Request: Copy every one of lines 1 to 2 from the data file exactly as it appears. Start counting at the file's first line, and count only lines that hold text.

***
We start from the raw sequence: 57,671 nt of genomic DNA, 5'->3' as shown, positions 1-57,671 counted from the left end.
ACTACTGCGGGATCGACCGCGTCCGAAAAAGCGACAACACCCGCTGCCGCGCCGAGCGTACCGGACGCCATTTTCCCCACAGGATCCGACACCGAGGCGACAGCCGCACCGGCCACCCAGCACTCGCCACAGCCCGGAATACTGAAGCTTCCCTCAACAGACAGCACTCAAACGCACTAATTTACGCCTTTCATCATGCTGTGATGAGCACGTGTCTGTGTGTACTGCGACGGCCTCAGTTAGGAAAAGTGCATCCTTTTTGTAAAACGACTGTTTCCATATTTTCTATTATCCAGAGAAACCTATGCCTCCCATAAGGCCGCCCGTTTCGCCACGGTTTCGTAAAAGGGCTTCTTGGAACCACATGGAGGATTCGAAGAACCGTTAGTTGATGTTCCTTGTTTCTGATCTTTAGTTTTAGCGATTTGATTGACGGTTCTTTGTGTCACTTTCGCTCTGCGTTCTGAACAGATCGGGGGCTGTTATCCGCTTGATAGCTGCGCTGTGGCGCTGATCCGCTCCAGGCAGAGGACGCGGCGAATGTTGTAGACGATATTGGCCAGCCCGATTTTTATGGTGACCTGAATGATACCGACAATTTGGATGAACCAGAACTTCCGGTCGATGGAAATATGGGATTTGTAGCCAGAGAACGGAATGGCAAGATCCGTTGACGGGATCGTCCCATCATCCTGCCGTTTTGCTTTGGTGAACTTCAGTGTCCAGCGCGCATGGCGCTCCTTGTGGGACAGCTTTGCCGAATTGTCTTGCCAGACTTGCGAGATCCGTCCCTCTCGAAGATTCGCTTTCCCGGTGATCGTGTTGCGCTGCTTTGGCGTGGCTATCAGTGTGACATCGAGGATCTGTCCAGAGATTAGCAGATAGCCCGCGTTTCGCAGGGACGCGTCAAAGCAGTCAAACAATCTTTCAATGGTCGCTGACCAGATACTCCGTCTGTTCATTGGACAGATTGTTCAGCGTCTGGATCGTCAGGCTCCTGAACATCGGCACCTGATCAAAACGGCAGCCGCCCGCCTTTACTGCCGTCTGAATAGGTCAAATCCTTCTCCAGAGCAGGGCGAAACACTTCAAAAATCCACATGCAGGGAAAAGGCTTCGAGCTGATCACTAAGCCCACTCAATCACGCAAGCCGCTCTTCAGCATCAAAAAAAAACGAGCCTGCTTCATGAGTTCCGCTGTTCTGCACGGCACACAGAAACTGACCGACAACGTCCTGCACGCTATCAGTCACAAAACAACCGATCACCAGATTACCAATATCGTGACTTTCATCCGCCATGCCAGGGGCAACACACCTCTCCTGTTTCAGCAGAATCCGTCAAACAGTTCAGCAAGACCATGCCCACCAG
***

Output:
We start from the raw sequence: 57,671 nt of genomic DNA, 5'->3' as shown, positions 1-57,671 counted from the left end.
ACTACTGCGGGATCGACCGCGTCCGAAAAAGCGACAACACCCGCTGCCGCGCCGAGCGTACCGGACGCCATTTTCCCCACAGGATCCGACACCGAGGCGACAGCCGCACCGGCCACCCAGCACTCGCCACAGCCCGGAATACTGAAGCTTCCCTCAACAGACAGCACTCAAACGCACTAATTTACGCCTTTCATCATGCTGTGATGAGCACGTGTCTGTGTGTACTGCGACGGCCTCAGTTAGGAAAAGTGCATCCTTTTTGTAAAACGACTGTTTCCATATTTTCTATTATCCAGAGAAACCTATGCCTCCCATAAGGCCGCCCGTTTCGCCACGGTTTCGTAAAAGGGCTTCTTGGAACCACATGGAGGATTCGAAGAACCGTTAGTTGATGTTCCTTGTTTCTGATCTTTAGTTTTAGCGATTTGATTGACGGTTCTTTGTGTCACTTTCGCTCTGCGTTCTGAACAGATCGGGGGCTGTTATCCGCTTGATAGCTGCGCTGTGGCGCTGATCCGCTCCAGGCAGAGGACGCGGCGAATGTTGTAGACGATATTGGCCAGCCCGATTTTTATGGTGACCTGAATGATACCGACAATTTGGATGAACCAGAACTTCCGGTCGATGGAAATATGGGATTTGTAGCCAGAGAACGGAATGGCAAGATCCGTTGACGGGATCGTCCCATCATCCTGCCGTTTTGCTTTGGTGAACTTCAGTGTCCAGCGCGCATGGCGCTCCTTGTGGGACAGCTTTGCCGAATTGTCTTGCCAGACTTGCGAGATCCGTCCCTCTCGAAGATTCGCTTTCCCGGTGATCGTGTTGCGCTGCTTTGGCGTGGCTATCAGTGTGACATCGAGGATCTGTCCAGAGATTAGCAGATAGCCCGCGTTTCGCAGGGACGCGTCAAAGCAGTCAAACAATCTTTCAATGGTCGCTGACCAGATACTCCGTCTGTTCATTGGACAGATTGTTCAGCGTCTGGATCGTCAGGCTCCTGAACATCGGCACCTGATCAAAACGGCAGCCGCCCGCCTTTACTGCCGTCTGAATAGGTCAAATCCTTCTCCAGAGCAGGGCGAAACACTTCAAAAATCCACATGCAGGGAAAAGGCTTCGAGCTGATCACTAAGCCCACTCAATCACGCAAGCCGCTCTTCAGCATCAAAAAAAAACGAGCCTGCTTCATGAGTTCCGCTGTTCTGCACGGCACACAGAAACTGACCGACAACGTCCTGCACGCTATCAGTCACAAAACAACCGATCACCAGATTACCAATATCGTGACTTTCATCCGCCATGCCAGGGGCAACACACCTCTCCTGTTTCAGCAGAATCCGTCAAACAGTTCAGCAAGACCATGCCCACCAG